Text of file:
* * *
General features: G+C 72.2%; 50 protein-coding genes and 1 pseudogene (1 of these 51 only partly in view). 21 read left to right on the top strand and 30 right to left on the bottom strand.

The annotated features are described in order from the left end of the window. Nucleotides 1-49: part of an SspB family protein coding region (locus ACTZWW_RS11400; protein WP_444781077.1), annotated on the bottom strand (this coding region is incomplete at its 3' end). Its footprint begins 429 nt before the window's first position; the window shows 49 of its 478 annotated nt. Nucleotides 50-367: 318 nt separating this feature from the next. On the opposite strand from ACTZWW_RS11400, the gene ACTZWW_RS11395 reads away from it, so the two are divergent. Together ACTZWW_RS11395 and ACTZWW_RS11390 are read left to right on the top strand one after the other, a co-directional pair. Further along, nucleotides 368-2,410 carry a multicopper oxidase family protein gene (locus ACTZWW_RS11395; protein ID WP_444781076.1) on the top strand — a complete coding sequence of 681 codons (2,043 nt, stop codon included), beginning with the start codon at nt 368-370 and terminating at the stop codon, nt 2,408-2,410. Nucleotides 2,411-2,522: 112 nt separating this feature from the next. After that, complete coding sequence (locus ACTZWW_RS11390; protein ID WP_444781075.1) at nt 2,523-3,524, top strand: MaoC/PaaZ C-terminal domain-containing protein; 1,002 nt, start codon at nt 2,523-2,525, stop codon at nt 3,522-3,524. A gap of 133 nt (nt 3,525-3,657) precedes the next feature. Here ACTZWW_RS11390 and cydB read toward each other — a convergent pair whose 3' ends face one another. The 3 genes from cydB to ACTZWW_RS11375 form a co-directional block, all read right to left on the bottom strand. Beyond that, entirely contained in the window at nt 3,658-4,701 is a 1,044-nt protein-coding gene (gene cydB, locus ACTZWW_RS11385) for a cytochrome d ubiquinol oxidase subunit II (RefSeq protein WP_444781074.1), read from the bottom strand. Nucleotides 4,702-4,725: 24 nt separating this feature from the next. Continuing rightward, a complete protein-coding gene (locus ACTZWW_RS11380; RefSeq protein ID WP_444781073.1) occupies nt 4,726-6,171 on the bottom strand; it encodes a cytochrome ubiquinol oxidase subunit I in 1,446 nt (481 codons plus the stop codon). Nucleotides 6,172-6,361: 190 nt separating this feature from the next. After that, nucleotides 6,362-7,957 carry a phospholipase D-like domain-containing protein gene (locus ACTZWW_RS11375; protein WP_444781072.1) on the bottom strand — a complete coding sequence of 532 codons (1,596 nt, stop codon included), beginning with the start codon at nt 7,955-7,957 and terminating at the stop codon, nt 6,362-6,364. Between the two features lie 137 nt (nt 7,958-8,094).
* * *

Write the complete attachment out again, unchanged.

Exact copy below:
General features: G+C 72.2%; 50 protein-coding genes and 1 pseudogene (1 of these 51 only partly in view). 21 read left to right on the top strand and 30 right to left on the bottom strand.

The annotated features are described in order from the left end of the window. Nucleotides 1-49: part of an SspB family protein coding region (locus ACTZWW_RS11400; protein WP_444781077.1), annotated on the bottom strand (this coding region is incomplete at its 3' end). Its footprint begins 429 nt before the window's first position; the window shows 49 of its 478 annotated nt. Nucleotides 50-367: 318 nt separating this feature from the next. On the opposite strand from ACTZWW_RS11400, the gene ACTZWW_RS11395 reads away from it, so the two are divergent. Together ACTZWW_RS11395 and ACTZWW_RS11390 are read left to right on the top strand one after the other, a co-directional pair. Further along, nucleotides 368-2,410 carry a multicopper oxidase family protein gene (locus ACTZWW_RS11395; protein ID WP_444781076.1) on the top strand — a complete coding sequence of 681 codons (2,043 nt, stop codon included), beginning with the start codon at nt 368-370 and terminating at the stop codon, nt 2,408-2,410. Nucleotides 2,411-2,522: 112 nt separating this feature from the next. After that, complete coding sequence (locus ACTZWW_RS11390; protein ID WP_444781075.1) at nt 2,523-3,524, top strand: MaoC/PaaZ C-terminal domain-containing protein; 1,002 nt, start codon at nt 2,523-2,525, stop codon at nt 3,522-3,524. A gap of 133 nt (nt 3,525-3,657) precedes the next feature. Here ACTZWW_RS11390 and cydB read toward each other — a convergent pair whose 3' ends face one another. The 3 genes from cydB to ACTZWW_RS11375 form a co-directional block, all read right to left on the bottom strand. Beyond that, entirely contained in the window at nt 3,658-4,701 is a 1,044-nt protein-coding gene (gene cydB, locus ACTZWW_RS11385) for a cytochrome d ubiquinol oxidase subunit II (RefSeq protein WP_444781074.1), read from the bottom strand. Nucleotides 4,702-4,725: 24 nt separating this feature from the next. Continuing rightward, a complete protein-coding gene (locus ACTZWW_RS11380; RefSeq protein ID WP_444781073.1) occupies nt 4,726-6,171 on the bottom strand; it encodes a cytochrome ubiquinol oxidase subunit I in 1,446 nt (481 codons plus the stop codon). Nucleotides 6,172-6,361: 190 nt separating this feature from the next. After that, nucleotides 6,362-7,957 carry a phospholipase D-like domain-containing protein gene (locus ACTZWW_RS11375; protein WP_444781072.1) on the bottom strand — a complete coding sequence of 532 codons (1,596 nt, stop codon included), beginning with the start codon at nt 7,955-7,957 and terminating at the stop codon, nt 6,362-6,364. Between the two features lie 137 nt (nt 7,958-8,094).